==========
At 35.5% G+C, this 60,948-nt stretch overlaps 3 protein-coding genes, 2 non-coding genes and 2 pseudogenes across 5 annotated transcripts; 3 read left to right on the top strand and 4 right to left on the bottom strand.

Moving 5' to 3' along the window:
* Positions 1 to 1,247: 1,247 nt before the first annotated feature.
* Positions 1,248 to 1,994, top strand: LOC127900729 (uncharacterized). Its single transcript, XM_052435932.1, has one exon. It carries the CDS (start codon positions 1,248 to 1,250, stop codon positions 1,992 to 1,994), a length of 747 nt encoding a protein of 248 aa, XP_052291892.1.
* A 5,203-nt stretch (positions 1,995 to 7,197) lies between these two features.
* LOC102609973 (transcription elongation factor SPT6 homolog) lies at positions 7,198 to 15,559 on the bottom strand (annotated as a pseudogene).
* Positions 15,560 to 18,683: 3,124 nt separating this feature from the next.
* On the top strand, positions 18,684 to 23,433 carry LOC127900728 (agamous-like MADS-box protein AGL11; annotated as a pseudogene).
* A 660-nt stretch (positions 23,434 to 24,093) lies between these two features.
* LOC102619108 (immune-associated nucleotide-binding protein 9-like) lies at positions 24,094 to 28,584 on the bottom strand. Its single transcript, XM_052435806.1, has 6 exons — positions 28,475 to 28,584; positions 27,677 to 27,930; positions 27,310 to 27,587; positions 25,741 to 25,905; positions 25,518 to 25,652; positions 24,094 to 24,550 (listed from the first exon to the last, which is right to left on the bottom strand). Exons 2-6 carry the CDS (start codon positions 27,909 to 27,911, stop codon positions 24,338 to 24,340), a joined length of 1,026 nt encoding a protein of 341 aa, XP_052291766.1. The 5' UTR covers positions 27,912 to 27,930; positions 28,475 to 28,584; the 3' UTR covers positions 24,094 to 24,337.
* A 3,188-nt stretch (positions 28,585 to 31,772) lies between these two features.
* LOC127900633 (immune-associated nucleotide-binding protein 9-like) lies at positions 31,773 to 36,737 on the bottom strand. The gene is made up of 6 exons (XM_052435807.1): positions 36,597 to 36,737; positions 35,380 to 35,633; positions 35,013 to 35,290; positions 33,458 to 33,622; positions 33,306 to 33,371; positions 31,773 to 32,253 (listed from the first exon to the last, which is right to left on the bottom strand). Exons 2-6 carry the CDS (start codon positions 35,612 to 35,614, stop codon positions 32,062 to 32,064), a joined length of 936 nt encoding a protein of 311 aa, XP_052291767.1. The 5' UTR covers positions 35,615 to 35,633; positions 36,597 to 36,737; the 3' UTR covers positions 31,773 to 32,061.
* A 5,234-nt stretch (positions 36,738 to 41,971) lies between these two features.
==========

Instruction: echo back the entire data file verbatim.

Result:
At 35.5% G+C, this 60,948-nt stretch overlaps 3 protein-coding genes, 2 non-coding genes and 2 pseudogenes across 5 annotated transcripts; 3 read left to right on the top strand and 4 right to left on the bottom strand.

Moving 5' to 3' along the window:
* Positions 1 to 1,247: 1,247 nt before the first annotated feature.
* Positions 1,248 to 1,994, top strand: LOC127900729 (uncharacterized). Its single transcript, XM_052435932.1, has one exon. It carries the CDS (start codon positions 1,248 to 1,250, stop codon positions 1,992 to 1,994), a length of 747 nt encoding a protein of 248 aa, XP_052291892.1.
* A 5,203-nt stretch (positions 1,995 to 7,197) lies between these two features.
* LOC102609973 (transcription elongation factor SPT6 homolog) lies at positions 7,198 to 15,559 on the bottom strand (annotated as a pseudogene).
* Positions 15,560 to 18,683: 3,124 nt separating this feature from the next.
* On the top strand, positions 18,684 to 23,433 carry LOC127900728 (agamous-like MADS-box protein AGL11; annotated as a pseudogene).
* A 660-nt stretch (positions 23,434 to 24,093) lies between these two features.
* LOC102619108 (immune-associated nucleotide-binding protein 9-like) lies at positions 24,094 to 28,584 on the bottom strand. Its single transcript, XM_052435806.1, has 6 exons — positions 28,475 to 28,584; positions 27,677 to 27,930; positions 27,310 to 27,587; positions 25,741 to 25,905; positions 25,518 to 25,652; positions 24,094 to 24,550 (listed from the first exon to the last, which is right to left on the bottom strand). Exons 2-6 carry the CDS (start codon positions 27,909 to 27,911, stop codon positions 24,338 to 24,340), a joined length of 1,026 nt encoding a protein of 341 aa, XP_052291766.1. The 5' UTR covers positions 27,912 to 27,930; positions 28,475 to 28,584; the 3' UTR covers positions 24,094 to 24,337.
* A 3,188-nt stretch (positions 28,585 to 31,772) lies between these two features.
* LOC127900633 (immune-associated nucleotide-binding protein 9-like) lies at positions 31,773 to 36,737 on the bottom strand. The gene is made up of 6 exons (XM_052435807.1): positions 36,597 to 36,737; positions 35,380 to 35,633; positions 35,013 to 35,290; positions 33,458 to 33,622; positions 33,306 to 33,371; positions 31,773 to 32,253 (listed from the first exon to the last, which is right to left on the bottom strand). Exons 2-6 carry the CDS (start codon positions 35,612 to 35,614, stop codon positions 32,062 to 32,064), a joined length of 936 nt encoding a protein of 311 aa, XP_052291767.1. The 5' UTR covers positions 35,615 to 35,633; positions 36,597 to 36,737; the 3' UTR covers positions 31,773 to 32,061.
* A 5,234-nt stretch (positions 36,738 to 41,971) lies between these two features.